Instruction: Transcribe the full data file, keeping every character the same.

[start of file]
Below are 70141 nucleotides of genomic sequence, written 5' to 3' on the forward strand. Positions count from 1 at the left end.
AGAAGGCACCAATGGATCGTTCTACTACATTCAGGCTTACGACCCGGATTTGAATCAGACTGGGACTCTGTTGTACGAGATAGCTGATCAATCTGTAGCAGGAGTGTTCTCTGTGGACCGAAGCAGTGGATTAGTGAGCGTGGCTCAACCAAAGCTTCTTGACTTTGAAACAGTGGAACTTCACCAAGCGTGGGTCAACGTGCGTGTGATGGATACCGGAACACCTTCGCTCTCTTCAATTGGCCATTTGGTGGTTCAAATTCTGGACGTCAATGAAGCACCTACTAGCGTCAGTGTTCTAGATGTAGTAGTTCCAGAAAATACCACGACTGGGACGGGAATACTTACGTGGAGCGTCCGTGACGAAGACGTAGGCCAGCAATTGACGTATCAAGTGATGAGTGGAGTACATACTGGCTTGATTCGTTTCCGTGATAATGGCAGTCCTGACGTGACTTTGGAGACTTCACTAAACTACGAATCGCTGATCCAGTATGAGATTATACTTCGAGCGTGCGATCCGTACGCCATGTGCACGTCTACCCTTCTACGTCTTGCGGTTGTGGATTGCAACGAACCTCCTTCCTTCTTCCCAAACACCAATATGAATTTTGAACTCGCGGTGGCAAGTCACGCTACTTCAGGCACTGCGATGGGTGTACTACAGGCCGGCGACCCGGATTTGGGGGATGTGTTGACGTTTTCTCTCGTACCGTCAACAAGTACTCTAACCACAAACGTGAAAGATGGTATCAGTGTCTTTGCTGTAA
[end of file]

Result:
Below are 70141 nucleotides of genomic sequence, written 5' to 3' on the forward strand. Positions count from 1 at the left end.
AGAAGGCACCAATGGATCGTTCTACTACATTCAGGCTTACGACCCGGATTTGAATCAGACTGGGACTCTGTTGTACGAGATAGCTGATCAATCTGTAGCAGGAGTGTTCTCTGTGGACCGAAGCAGTGGATTAGTGAGCGTGGCTCAACCAAAGCTTCTTGACTTTGAAACAGTGGAACTTCACCAAGCGTGGGTCAACGTGCGTGTGATGGATACCGGAACACCTTCGCTCTCTTCAATTGGCCATTTGGTGGTTCAAATTCTGGACGTCAATGAAGCACCTACTAGCGTCAGTGTTCTAGATGTAGTAGTTCCAGAAAATACCACGACTGGGACGGGAATACTTACGTGGAGCGTCCGTGACGAAGACGTAGGCCAGCAATTGACGTATCAAGTGATGAGTGGAGTACATACTGGCTTGATTCGTTTCCGTGATAATGGCAGTCCTGACGTGACTTTGGAGACTTCACTAAACTACGAATCGCTGATCCAGTATGAGATTATACTTCGAGCGTGCGATCCGTACGCCATGTGCACGTCTACCCTTCTACGTCTTGCGGTTGTGGATTGCAACGAACCTCCTTCCTTCTTCCCAAACACCAATATGAATTTTGAACTCGCGGTGGCAAGTCACGCTACTTCAGGCACTGCGATGGGTGTACTACAGGCCGGCGACCCGGATTTGGGGGATGTGTTGACGTTTTCTCTCGTACCGTCAACAAGTACTCTAACCACAAACGTGAAAGATGGTATCAGTGTCTTTGCTGTAA